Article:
The Authority of Generations

In August of 1998, a resource developed by the Rev. Ernesto Medina (then in the Diocese of Los Angeles and now retired in the Diocese of Nebraska) made its debut on the church-wide level. Entitled The Authority of Generations, this process became the foundation for the National Episcopal Children’s Ministries Conference held at Camp Allen (Diocese of Texas) in September 1998. Hundreds came from across the Episcopal Church to further explore a Children’s Charter for the Church and how to implement it on the congregational and diocesan level. Each morning, small groups of 8-10 people gathered across the main campus to pray, read scripture, sing, and share stories. All of this was grounded in hearing everyone’s voice on an equal level.

Assumptions and Development

A viable option for congregational decision-making and program development that is inclusive of all ages, while the Authority of Generations was designed to replace a congregational committee meeting, it has been used for vestry meetings as well as diocesan program groups. I have used it in workshops as well as in my consultations with congregations seeking to widen their educational ministries. Rooted in the liturgical tradition of the Episcopal Church and grounded in the Baptismal Covenant, its development comes from A Children’s Chart for the Church, Ojibway Night Prayer, and theological reflection tools from the Education for Ministry program.

The following assumptions led to the development of the Authority of Generations:

  • All persons are created by God and God is already working with them.
  • An 8-year-old (any child or youth) has equal access to the life of a church community as does one who is 50 or 70 years of age (any adult).
  • The elders of the community have the gift of wisdom and the children of a community have the gift of prophesy. Both gifts must be exercised in the church.

The heart of the Authority of Generations (AG) is relatively simple. Each person in the group is asked to answer a question about their faith journey. After each story is offered, the group will sing a hymn in response. You could create your own question based on your own knowledge of the group or one of the following:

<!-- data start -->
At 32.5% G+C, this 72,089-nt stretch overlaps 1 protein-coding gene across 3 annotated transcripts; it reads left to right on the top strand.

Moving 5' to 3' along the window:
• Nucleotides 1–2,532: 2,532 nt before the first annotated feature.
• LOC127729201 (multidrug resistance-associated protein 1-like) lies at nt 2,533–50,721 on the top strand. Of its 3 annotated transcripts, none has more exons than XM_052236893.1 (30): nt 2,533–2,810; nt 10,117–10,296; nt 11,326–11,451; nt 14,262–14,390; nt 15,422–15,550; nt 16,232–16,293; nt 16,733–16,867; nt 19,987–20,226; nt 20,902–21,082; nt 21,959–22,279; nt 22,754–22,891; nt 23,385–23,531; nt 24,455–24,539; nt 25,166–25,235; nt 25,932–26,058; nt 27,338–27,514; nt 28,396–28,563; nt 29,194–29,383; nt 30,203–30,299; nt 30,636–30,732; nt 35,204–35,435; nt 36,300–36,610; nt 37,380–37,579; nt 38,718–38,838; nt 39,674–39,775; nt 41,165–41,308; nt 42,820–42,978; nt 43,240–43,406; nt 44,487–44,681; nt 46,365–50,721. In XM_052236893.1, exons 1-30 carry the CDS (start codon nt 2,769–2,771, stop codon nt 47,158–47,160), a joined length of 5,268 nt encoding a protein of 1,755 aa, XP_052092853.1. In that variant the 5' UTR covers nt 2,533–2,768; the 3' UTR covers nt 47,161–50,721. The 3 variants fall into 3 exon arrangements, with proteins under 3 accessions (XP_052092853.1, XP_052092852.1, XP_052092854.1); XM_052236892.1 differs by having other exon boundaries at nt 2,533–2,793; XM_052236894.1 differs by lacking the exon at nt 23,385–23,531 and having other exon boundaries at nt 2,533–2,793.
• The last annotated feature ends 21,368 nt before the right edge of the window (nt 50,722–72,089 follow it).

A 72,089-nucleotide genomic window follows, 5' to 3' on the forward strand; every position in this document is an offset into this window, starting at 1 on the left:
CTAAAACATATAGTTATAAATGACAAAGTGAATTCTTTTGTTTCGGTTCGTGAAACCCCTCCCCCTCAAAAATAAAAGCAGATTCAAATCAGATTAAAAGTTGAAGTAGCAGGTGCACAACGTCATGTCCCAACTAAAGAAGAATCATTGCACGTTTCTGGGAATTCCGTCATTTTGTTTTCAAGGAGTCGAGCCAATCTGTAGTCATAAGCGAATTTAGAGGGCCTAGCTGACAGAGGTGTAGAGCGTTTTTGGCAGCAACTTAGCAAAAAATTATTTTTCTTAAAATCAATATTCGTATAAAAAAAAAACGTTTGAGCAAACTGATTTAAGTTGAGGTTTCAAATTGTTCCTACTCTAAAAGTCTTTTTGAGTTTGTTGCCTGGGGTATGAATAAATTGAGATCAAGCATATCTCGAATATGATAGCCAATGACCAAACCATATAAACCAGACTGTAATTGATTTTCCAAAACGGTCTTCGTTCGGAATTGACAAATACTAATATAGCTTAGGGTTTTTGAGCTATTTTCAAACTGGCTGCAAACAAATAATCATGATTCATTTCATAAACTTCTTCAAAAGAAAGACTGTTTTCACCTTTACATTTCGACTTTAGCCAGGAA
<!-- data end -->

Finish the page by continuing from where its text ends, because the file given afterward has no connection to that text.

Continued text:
• Bring a holy object from your home and tell a story about it.
  • When was God most present in your life?
  • Draw a picture of when you first knew God.
  • Where have you seen God today?

There are two presiders for the process. The Weaver is a listener who theologically integrates the stories and prayers. This person welcomes the group and at the end of the story telling and singing weaves all the stories to reveal the unity of the group. At the end of the process the weaver asks the question: What shall we do for the next year in … (name what area of ministry you are seeking to define). The Discerner of Song is a person who listens to the story, and invites the group to sing a song that theologically reflects the story. There is a song after each story. Having hymnals available and someone who is adept at knowing hymns is helpful.

The Steps for Authority of Generations

  • Identify a purpose for a meeting
  • Call a meeting; allow two hours
  • Gather
  • The Discerner of Song leads a hymn
  • The Weaver prays
  • Scripture is read
  • The Weaver asks a God question
  • A person shares a story and a hymn is sung
  • This is repeated until all have shared
  • The Weaver links all the common threads from the story
  • A question for future ministry is asked based on the threads; responses are recorded.

AG may be done with any combination of people, regardless of age. If children are present, there is a higher probability of new and prophetic vision being created. If there are adults only, you will probably experience the building of strong community and ownership of an existing vision. AG appears to transcend many cultural barriers as their is time for silence and the listening to of everyone’s story. The presiders cannot assume an outcome of the meeting! AG allows normal agendas to go out the window and the openness to the Holy Spirit and her guidance. It has been found that the music is best sung without instrumentation (although drums, tabletops, hands, and feet work great).

Download Authority of Generations: A Liturgical Resource for Use with Children and Adults, co-edited by Ernesto R. Medina and Julia R. Huttar Bailey (The Office for Children’s Ministries at Episcopal Church Center, 1998).

Also helpful is Awake My Soul: A Liturgical Resource for Use with Children and Adults co-edited by Ernesto and Julia (Office for Children’s Ministries, 2000). This is a compilation of resources used at the 1998 conference and includes liturgies for all ages, a hymn list for AG, and stories of how AG has been used in dioceses and congregations.

Header Photo by Rod Long on Unsplash

2 thoughts on “The Authority of Generations

  1. I love the part about people answering a question about their faith journey! This story telling would be an excellent way for any small group to begin a meeting at church … and contribute to them getting to know each other on a deeper level.

    Like

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